A red-haired woman in a red shirt stands in front of a blackboard screaming.

Film Review: The Teacher’s Lounge

Film Reviews

The Teacher’s Lounge
Director: İlker Çatak

Arte and Zweites Deutsches Fernsehen
In Theaters: 02.09

The subject of education and what is or is not appropriate in our public schools is certainly a timely one. While The Teacher’s Lounge is a German film, the only things the film specifically tells us that shows that this story doesn’t take place in an American school are as follows: one, everyone speaks German; and two, guns and religion never come up. Other than that, it’s remarkably relatable.

Carla Nowak (Leone Benesch, The Crown, Around the World in 80 Days) has transferred to a new school, where the new seventh grade teacher stands out among the faculty due to her enthusiasm and idealism. Indeed, Ms. Nowak’s classroom appears to be a harmonious, productive atmosphere of learning, though this doesn’t last for long, as one of her students, Ali (Can Rodenbostel) becomes a suspect in a string of thefts at the school in a crime based on racial profiling and Ms. Nowak takes it upon herself to uncover the truth. Using her laptop, she captures footage of an unknown person taking money from her wallet. This tactic backfires in spectacular fashion when an administrative assistant, Mrs. Kuhn (Eva Löbau, The Forest for the Trees) becomes the chief suspect, which not only costs her a job, but also creates serious friction between Ms. Nowak and one of her students: Oskar Kuhn (Leonard Stettnisch), the son of the accused employee, who is caught right in the middle of a scandal that has nothing to do with him. Ms. Nowak tries to maintain order, reach out to Oskar and stick to her principles as the entire school threatens to crumble around her. She is surrounded by upset parents, strong-willed colleagues and surprisingly hostile students. 

The Teacher’s Lounge is a gripping allegory, shot like a documentary yet structured like a thriller, which keeps you on the edge of your seat. The story touches upon weighty issues including the failures of the justice system, bureaucracy, racism, class division and the dangers of media sensationalism. Director İlker Çatak (Fidelity) takes a cinéma vérité approach that puts us right inside the action, with long shots and handheld cameras that give the film a sense of realism and urgency. Subtle lighting changes and tricks of focus give the school an increasingly sterile and claustrophobic feel that is almost dystopian, though the actual setting never physically changes. The most crucial element in making this finely crafted story so striking is the richness and realism of the characters, each distinct yet easily folded into their own divided factions.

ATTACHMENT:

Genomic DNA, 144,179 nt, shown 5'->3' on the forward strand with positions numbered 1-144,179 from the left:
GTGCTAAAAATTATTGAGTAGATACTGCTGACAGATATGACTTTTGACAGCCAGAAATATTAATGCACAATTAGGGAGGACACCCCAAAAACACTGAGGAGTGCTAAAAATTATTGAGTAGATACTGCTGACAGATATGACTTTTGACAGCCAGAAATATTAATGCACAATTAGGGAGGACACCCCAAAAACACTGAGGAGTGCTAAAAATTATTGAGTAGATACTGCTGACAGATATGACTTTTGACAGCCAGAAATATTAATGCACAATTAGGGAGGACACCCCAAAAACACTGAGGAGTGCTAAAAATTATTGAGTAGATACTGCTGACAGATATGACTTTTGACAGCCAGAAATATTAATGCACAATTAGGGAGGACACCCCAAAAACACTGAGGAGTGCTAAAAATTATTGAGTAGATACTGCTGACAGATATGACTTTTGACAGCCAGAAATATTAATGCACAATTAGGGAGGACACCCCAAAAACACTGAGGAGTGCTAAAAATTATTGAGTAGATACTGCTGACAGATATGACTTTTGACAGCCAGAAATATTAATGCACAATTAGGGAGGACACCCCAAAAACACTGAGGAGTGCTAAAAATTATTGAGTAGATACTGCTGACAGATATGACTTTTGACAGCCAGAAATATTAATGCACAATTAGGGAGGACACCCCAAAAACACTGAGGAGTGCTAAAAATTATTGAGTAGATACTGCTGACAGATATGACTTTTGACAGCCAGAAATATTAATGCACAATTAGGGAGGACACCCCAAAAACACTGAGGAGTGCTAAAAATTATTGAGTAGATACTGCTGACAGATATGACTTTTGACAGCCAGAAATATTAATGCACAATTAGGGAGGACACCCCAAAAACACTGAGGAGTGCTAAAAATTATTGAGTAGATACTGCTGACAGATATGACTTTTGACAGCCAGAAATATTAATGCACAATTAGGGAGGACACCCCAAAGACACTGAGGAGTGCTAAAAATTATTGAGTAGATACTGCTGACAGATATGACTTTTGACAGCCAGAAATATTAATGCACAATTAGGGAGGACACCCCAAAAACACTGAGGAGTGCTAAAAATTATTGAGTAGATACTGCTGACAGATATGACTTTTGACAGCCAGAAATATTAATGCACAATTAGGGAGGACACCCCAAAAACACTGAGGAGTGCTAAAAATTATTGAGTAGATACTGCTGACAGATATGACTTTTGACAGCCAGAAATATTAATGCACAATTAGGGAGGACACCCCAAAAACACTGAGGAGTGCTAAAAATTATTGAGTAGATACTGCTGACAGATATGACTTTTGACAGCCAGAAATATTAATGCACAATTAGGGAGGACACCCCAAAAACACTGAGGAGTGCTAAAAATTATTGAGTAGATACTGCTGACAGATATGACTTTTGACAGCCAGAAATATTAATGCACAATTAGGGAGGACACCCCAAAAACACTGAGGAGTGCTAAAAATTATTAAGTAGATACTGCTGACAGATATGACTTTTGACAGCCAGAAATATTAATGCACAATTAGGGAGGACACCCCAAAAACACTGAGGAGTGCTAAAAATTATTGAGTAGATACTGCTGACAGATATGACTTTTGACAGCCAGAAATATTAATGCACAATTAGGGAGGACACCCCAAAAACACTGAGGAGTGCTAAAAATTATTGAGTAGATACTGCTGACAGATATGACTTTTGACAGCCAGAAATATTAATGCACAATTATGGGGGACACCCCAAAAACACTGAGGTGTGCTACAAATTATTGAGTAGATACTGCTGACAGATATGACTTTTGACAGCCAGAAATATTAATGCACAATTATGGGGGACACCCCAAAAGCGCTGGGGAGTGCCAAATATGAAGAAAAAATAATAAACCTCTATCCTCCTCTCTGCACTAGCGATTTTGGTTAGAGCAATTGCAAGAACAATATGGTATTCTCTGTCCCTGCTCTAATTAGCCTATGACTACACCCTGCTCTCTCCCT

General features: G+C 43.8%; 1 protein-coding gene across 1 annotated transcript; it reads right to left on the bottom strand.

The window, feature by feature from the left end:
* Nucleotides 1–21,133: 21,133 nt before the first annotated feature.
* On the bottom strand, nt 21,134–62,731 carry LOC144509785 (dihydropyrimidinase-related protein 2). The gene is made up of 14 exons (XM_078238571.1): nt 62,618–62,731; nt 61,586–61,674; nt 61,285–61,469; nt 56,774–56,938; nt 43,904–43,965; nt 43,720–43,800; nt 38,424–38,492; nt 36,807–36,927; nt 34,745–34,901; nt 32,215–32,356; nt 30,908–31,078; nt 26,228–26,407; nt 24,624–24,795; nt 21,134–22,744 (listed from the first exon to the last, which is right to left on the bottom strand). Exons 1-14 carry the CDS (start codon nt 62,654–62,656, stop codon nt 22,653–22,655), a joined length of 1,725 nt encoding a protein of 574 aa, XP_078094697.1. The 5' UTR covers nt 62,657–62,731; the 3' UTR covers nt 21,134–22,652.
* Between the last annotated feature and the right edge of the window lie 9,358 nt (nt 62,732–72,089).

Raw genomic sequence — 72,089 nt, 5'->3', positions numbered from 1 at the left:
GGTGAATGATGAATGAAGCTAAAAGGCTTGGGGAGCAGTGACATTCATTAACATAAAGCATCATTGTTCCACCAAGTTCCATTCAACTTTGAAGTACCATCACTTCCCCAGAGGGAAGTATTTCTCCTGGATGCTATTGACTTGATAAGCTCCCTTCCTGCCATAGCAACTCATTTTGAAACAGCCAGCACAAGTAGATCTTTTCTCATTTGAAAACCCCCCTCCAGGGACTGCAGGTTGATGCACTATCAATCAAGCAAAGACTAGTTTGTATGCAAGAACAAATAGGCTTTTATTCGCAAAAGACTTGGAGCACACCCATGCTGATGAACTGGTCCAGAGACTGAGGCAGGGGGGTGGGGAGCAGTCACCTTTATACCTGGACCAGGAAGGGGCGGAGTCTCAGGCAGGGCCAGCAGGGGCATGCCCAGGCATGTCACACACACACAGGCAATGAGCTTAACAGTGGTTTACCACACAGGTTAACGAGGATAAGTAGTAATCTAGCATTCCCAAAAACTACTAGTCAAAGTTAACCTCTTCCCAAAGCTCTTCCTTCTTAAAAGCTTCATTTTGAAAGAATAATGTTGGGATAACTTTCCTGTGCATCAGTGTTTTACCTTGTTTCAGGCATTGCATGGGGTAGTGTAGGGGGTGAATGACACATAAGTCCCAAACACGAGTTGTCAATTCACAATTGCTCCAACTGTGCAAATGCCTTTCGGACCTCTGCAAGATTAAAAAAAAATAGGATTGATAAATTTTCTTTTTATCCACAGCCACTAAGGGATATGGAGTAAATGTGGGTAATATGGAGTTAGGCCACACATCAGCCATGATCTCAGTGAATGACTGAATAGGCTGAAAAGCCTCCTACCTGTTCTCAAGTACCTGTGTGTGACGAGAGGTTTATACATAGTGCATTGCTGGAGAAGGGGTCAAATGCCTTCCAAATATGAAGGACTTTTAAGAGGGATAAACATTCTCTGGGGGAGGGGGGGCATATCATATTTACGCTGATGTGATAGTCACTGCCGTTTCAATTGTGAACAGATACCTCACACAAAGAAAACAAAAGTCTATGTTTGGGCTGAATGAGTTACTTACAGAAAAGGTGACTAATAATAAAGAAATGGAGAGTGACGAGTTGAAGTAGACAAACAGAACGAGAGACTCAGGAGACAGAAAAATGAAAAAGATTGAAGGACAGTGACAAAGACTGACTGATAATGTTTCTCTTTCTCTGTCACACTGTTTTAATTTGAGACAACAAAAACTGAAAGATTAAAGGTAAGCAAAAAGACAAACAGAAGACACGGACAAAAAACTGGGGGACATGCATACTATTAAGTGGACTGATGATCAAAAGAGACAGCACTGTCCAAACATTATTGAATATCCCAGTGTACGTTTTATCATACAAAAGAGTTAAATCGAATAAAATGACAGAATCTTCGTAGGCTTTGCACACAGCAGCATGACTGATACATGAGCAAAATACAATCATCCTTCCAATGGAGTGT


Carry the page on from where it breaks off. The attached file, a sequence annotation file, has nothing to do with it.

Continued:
Benesch is superb in the lead role, giving Ms. Nowak a presence that is sympathetic yet commanding, unwavering in her resolve to fix everything even as she starts to wonder if those painting her out to be a villain might not be wrong. Even more striking is Stettnisch, whose low-key portrayal of an honest kid put in a terrible position by the adults whose job is to protect and nurture him is unforgettable. The understated score by Marvin Miller (Balloon, The Girl with the Golden Hands) is unnerving and deeply effective in its minimalist simplicity, with the plucking and bow work on cello and bass creating a steadily increasing rhythm that echoes the protagonist’s heartbeat and sense of foreboding. 

The Teacher’s Lounge, a well-deserved nominee in the Best International Feature category at this year’s Academy Awards, is a spellbinding slice of reality that makes more compelling drama and nail-biting suspense out of politics and the bureaucracy of every day societal structure than we’re likely to see in any spy film or crime story. It’s a skillful and insightful piece of filmmaking that is unlikely to find the wide audience it deserves, though it’s going to leave an indelible mark on nearly everyone who sees it. –Patrick Gibbs

Read More Recent Reviews From Patrick:
Film Review: Bob Marley
Film Review: Argylle